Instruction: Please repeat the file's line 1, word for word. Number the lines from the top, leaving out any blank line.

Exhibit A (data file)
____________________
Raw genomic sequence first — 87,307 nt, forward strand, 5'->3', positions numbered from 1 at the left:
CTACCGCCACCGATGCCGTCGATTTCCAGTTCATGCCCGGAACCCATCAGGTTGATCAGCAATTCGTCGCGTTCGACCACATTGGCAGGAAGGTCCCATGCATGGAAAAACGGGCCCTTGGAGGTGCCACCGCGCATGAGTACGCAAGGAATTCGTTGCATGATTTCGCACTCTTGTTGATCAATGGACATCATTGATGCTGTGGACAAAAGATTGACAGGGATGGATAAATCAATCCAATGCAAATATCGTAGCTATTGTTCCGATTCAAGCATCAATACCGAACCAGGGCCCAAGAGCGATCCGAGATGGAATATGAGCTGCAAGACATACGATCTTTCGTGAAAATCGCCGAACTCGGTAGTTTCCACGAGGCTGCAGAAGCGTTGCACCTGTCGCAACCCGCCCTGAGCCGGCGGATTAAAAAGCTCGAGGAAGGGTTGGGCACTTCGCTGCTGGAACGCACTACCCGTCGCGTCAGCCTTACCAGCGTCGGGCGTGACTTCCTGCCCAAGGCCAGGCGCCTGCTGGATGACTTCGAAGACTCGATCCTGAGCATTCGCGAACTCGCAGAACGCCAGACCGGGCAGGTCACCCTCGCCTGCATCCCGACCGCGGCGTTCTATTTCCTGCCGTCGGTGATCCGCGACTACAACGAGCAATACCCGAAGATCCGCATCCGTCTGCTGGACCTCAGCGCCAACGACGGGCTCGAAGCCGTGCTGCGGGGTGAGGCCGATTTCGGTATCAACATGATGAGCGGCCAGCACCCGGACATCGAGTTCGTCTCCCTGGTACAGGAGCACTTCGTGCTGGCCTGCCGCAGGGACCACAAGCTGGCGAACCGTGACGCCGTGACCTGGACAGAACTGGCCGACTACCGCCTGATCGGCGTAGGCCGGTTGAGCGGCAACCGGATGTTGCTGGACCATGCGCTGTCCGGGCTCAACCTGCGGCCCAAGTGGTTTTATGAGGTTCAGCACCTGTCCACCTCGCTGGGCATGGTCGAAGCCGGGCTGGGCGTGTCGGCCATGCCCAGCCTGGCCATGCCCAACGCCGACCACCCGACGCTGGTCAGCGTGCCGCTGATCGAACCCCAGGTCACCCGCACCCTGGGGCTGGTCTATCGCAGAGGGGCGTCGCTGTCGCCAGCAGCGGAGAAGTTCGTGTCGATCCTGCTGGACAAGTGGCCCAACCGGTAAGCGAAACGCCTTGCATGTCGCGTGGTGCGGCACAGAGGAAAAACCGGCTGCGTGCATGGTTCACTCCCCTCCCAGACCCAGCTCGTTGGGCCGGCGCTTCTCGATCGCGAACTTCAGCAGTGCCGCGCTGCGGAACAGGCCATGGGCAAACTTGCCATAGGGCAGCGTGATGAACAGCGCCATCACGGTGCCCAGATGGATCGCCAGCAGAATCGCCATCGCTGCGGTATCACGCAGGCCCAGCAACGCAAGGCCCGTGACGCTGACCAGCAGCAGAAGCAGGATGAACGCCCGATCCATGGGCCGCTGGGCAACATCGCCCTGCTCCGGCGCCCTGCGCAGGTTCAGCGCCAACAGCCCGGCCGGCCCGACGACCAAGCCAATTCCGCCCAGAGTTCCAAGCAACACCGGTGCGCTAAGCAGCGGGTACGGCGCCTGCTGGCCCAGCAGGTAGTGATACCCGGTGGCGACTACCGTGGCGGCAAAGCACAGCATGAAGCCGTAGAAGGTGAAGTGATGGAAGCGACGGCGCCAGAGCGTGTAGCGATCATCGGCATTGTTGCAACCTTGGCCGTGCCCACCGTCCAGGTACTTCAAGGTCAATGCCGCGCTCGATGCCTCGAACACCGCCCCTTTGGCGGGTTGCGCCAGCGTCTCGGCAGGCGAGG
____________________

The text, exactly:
Raw genomic sequence first — 87,307 nt, forward strand, 5'->3', positions numbered from 1 at the left: